Gippsland ambulance servicing faster

AMBULANCE Victoria says data shows that paramedics are getting to the most critically ill patients faster in Gippsland than they were a year ago, including Wellington Shire.

Acting Gippsland Regional and Clinical Operations Director Paul James said performance improved due to more paramedics and people in the community accessing alternative and ‘virtual’ care services.

“July to September saw ambulances across Victoria called to 96,594 Code 1 cases – 2002 more than a year ago – making it the fourth busiest quarter in our history,” Mr James said.

“Despite this high demand, ambulances arrived at ‘lights and sirens’ cases on average 23 seconds faster than a year ago and 52 seconds faster than the previous quarter.

“Our dedicated paramedics do an amazing job delivering world-class care, and Victoria has best cardiac arrest survival rates in Australia.”

From July to September, paramedics across Victoria responded to 66 per cent of Code 1 cases within the state-wide target of 15 minutes – up from 61.7 per cent for the previous three months and 64.3 per cent a year ago. As a result, the state-wide average response time to Code 1 emergencies dropped to 15 minutes and 12 seconds.

Compared to a year ago, in the Gippsland Region, performance has improved in the Wellington, Latrobe and East Gippsland Local Government Areas (LGAs).

In the Gippsland Region:

The average response time in Wellington to Code 1 patients was 18 minutes and 42 seconds, an improvement from 19 minutes and nine seconds a year ago, and 20 minutes and eight seconds in the previous quarter;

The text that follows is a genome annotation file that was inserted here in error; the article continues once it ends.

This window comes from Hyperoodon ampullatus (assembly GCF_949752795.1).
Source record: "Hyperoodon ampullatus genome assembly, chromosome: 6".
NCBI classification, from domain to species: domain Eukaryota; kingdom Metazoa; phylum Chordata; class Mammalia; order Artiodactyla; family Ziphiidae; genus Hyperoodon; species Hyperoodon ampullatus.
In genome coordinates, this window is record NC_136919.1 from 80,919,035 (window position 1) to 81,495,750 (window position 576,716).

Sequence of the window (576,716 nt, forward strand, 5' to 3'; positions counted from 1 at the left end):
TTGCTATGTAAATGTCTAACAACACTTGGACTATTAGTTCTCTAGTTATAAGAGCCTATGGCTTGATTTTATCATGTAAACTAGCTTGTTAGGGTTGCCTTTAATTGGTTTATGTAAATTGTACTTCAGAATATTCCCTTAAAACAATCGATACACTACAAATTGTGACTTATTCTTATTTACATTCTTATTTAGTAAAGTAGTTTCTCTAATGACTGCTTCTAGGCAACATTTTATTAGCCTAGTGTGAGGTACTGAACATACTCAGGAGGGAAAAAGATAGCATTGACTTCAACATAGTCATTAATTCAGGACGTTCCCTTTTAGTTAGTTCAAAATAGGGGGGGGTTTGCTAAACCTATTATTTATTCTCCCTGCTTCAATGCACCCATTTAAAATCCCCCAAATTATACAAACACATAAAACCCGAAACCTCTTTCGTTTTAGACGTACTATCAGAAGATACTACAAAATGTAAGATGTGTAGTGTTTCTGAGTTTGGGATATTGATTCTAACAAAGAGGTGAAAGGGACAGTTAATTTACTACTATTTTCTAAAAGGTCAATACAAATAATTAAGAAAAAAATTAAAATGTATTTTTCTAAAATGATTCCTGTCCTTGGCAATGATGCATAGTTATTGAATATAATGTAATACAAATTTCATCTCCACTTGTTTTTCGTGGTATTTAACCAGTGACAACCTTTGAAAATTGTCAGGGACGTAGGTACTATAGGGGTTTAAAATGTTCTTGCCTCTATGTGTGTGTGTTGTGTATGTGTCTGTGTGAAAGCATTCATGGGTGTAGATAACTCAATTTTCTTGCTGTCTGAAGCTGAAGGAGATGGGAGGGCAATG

Paramedics attended 86.3 per cent of Code 1 patients within 15 minutes in the Morwell major population centre – the second-best result in the state;

Across the Latrobe LGA, paramedics attended 73.8 per cent of Code 1 patients within 15 minutes – up from 72.3 per cent a year earlier and 71 per cent in the previous quarter, and;

Compared to the previous quarter, response times to Code 1 patients were one minute faster in the East Gippsland LGA.

Mr James said more paramedics were safely referring people to the Victorian Virtual Emergency Department (VVED), which is supporting patients to get the most appropriate care at home and easing pressure on the whole health system.

“This avoids unnecessary trips to hospital and helps us get back on the road quicker to attend more life-threating emergencies,” Mr James said.

“Since October 2021, paramedics have referred more than 47,000 patients to the VVED, while a further 2500 have been referred to the VVED following assessment by our Secondary Triage team.”

Ambulance Victoria Acting Chief Operations Officer Anthony Carlyon thanked the community for helping reduce demand by saving Triple Zero (000) for emergencies and accessing alternative care options for less urgent healthcare.

“There are lots of places to get timely, non-urgent health advice. If it is non-life-threatening, you can connect directly with emergency doctors and nurses at the VVED from anywhere in Victoria, at any time,” Mr Carlyon said.

“Other options also include your local Priority Primary Care Centre, your GP or pharmacist, or Nurse-On-Call on 1300 60 60 24.

“While ambulances are always provided to patients when required, about one in five calls to Triple Zero (000) do not need an emergency ambulance response.

“From July to September, 36,566 people who did not need an emergency ambulance were instead connected by paramedics and nurses in our Secondary Triage team to more appropriate care.

“Every call that isn’t an emergency puts significant strain on our crews to reach those who need us the most, which is why we’ve tripled the size of our Secondary Triage team.

“As a result, 500 or more cases every day are being safely matched to services that better suit their needs while also avoiding emergency dispatch.”

Mr Carlyon said the entire health system was working together to deliver the very best and safest care when and where it’s needed and improve ambulance availability across the state for emergencies.

“Ambulance Victoria and hospitals from across the state are members of the Timely Emergency Care Collaborative – a Department of Health project to improve patient flow and speed up the transfer of patients,” he said.